RESULTS: Abnormal anal cytology, including atypical squamous cells of undetermined significance, low-grade squamous intraepithelial lesions, or high-grade squamous intraepithelial lesions (HSILs), was diagnosed in 26% of HIV-positive and in 8% of HIV-negative women. HSILs were detected by histology or cytology in 6% of HIV-positive and in 2% of HIV-negative women. HIV-positive women showed increased risk of anal disease as the CD4 count decreased (P<.0001) and as the plasma HIV RNA viral load increased (P =.02). HIV-positive women with abnormal cervical cytology had an increased risk of abnormal anal cytology at the same visit (RR = 2.2; 95% CI = 1.4 to 3.3). Abnormal anal cytology in HIV-positive women was associated with anal HPV RNA detected by the polymerase chain reaction and by a nonamplification-based test (RR = 4.3; 95% CI = 1.6 to 11). In a multivariate analysis, the history of anal intercourse and concurrent abnormal cervical cytology also were statistically significantly (P =.05) associated with abnormal anal cytology.
CONCLUSIONS: HIV-positive women had a higher risk of abnormal anal cytology than did HIV-negative women with high-risk lifestyle factors. These data provide strong support for anoscopic and histologic assessment and careful follow-up of women with abnormal anal lesions.
High prevalence of anal squamous intraepithelial lesions and squamous-cell carcinoma in men who have sex with men as seen in a surgical practice.
Goldstone SE, Winkler B, Ufford LJ, Alt E, Palefsky JM.
Department of Surgery, Mount Sinai School of Medicine, New York, NY, USA.
Dis Colon Rectum 2001 May;44(5):690-8 Abstract quote
INTRODUCTION: Anal high-grade squamous intraepithelial lesions are probable invasive anal squamous-cell cancer precursors, and although unproved, treatment of high-grade squamous intraepithelial lesions may prevent progression to anal squamous-cell cancer. Men who have sex with men are often treated for benign anorectal disorders without consideration given to the possibility of concurrent high-grade squamous intraepithelial lesions or anal squamous-cell cancer. We determined the prevalence of anal high-grade squamous intraepithelial lesions and anal squamous-cell cancer in an urban surgical practice of men who have sex with men referred for treatment of anal condyloma and other benign noncondylomatous anal disorders.
METHODS: One hundred thirty-one HIV-positive and 69 HIV-negative men who have sex with men referred for surgical treatment of presumed benign anorectal disease were evaluated by anal cytology, high-resolution anoscopy, and biopsy. Anal cytology and histology were reported with a modified Bethesda classification.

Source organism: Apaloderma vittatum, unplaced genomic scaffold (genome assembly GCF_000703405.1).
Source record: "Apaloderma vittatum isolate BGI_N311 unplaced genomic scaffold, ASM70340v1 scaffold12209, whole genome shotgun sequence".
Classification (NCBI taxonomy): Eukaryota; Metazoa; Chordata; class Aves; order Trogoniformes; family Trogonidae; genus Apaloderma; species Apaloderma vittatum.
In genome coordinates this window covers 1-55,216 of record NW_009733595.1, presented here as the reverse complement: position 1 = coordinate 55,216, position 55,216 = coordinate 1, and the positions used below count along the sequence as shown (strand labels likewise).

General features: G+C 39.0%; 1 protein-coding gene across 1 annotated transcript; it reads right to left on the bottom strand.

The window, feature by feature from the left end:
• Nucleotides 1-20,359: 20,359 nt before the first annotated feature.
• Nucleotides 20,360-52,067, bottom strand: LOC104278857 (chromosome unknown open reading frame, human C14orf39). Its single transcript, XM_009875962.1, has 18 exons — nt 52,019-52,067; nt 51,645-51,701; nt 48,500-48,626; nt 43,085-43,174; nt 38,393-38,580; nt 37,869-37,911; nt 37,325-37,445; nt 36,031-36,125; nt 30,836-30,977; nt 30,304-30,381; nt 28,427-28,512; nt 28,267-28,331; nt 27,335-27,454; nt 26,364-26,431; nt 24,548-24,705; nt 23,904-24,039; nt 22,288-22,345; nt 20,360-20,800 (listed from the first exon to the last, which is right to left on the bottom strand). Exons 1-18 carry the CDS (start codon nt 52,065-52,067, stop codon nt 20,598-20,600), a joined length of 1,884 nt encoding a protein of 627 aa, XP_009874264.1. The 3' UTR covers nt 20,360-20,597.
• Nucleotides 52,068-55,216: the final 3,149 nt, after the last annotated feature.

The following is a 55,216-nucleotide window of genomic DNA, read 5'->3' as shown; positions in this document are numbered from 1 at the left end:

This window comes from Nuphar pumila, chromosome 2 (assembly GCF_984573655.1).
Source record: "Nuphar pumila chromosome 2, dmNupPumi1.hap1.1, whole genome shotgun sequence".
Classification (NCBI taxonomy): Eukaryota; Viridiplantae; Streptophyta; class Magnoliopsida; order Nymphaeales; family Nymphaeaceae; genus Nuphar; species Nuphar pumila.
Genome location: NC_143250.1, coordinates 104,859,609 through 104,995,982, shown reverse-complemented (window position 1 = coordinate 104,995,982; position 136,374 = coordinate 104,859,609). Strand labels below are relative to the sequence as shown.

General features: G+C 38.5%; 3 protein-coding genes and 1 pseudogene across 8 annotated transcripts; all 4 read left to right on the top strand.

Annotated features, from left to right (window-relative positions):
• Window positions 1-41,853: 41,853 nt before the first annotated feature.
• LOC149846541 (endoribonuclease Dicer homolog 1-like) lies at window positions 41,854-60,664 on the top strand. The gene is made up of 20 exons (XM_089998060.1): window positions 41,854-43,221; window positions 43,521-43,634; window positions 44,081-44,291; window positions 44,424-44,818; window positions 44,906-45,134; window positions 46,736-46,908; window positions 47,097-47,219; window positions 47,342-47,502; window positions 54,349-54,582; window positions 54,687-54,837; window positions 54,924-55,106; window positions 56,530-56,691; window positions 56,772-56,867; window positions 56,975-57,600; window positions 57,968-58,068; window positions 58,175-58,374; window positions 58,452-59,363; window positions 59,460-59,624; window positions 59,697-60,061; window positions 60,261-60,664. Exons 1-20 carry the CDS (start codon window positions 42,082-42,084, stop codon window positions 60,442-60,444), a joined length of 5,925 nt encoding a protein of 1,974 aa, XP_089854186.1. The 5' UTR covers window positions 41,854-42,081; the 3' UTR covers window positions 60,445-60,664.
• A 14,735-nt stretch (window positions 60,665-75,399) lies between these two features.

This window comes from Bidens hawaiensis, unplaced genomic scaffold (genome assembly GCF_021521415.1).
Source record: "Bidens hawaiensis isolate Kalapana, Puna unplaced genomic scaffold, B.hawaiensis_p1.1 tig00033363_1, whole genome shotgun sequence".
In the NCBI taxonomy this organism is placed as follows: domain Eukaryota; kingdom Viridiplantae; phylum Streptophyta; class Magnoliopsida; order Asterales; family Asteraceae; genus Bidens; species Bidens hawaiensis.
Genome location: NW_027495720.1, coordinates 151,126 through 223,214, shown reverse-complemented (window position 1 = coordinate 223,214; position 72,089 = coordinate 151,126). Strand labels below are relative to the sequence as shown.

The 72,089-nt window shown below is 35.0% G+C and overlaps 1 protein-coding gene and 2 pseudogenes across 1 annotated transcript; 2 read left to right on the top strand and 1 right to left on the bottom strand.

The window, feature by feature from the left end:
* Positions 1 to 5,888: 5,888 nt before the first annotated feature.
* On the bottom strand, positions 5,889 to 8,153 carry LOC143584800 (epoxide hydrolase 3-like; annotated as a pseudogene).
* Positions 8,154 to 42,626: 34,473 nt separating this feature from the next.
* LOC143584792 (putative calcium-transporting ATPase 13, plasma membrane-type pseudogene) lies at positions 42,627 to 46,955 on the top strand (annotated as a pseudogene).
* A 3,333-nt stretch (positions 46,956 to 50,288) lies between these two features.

RESULTS: One hundred fifty-seven patients (79 percent) were referred for condyloma, 4 (2 percent) for anal squamous intraepithelial lesions (anal high-grade squamous intraepithelial lesions) diagnosed by primary care providers, and 39 (19 percent) for other benign anorectal disorders. One hundred forty-three patients (93 percent) had abnormal anal cytology, with 107 (54 percent) having high-grade squamous intraepithelial lesions on cytology. Biopsy results revealed 120 patients (60.0 percent) with high-grade squamous intraepithelial lesions and 5 patients (3 percent) with invasive squamous-cell carcinoma. Four of five men with anal squamous-cell cancer were HIV positive. Fourteen men (36 percent) who have sex with men referred for noncondylomatous benign anal disorders had high-grade squamous intraepithelial lesions, and three (8 percent) had anal squamous-cell cancer. High-grade squamous intraepithelial lesions and anal squamous-cell cancer were seen most often at the squamocolumnar junction.
CONCLUSIONS: Men who have sex with men referred for treatment of either condyloma or noncondylomatous benign anorectal disease had a high prevalence of anal high-grade squamous intraepithelial lesions and anal squamous-cell cancer. All men who have sex with men referred for treatment of benign anorectal disease should have high-resolution anoscopy and aggressive biopsy of all abnormal areas. Treatment of external lesions alone could miss high-grade squamous intraepithelial lesions or anal squamous-cell cancer.
Correlation between mRNA levels of IL-6 and TNF alpha and progression rate in anal squamous epithelial lesions from HIV-positive men.
Arany I, Muldrow M, Tyring SK.
Department of Microbiology and Immunology, University of Texas Medical Branch, Galveston, TX 77555-1070, USA.
Anticancer Res 2001 Jan-Feb;21(1A):425-8 Abstract quote
BACKGROUND: The incidence of anal high-grade intraepithelial lesions (HSILs) and progression of anal low-grade intraepithelial lesions (LSILs) to HSIL are high in HIV-positive men. Endogenous cytokines might support the pathogenesis of this progression.
MATERIALS AND METHODS: Accordingly, we determined mRNA levels of IL-6 and TNF alpha and their receptors together with viral genes (HIV-gag and HPV E7) in biopsies of anal condylomas, LSILs and HSILs from HIV-positive individuals by a semiquantitative RT-PCR method.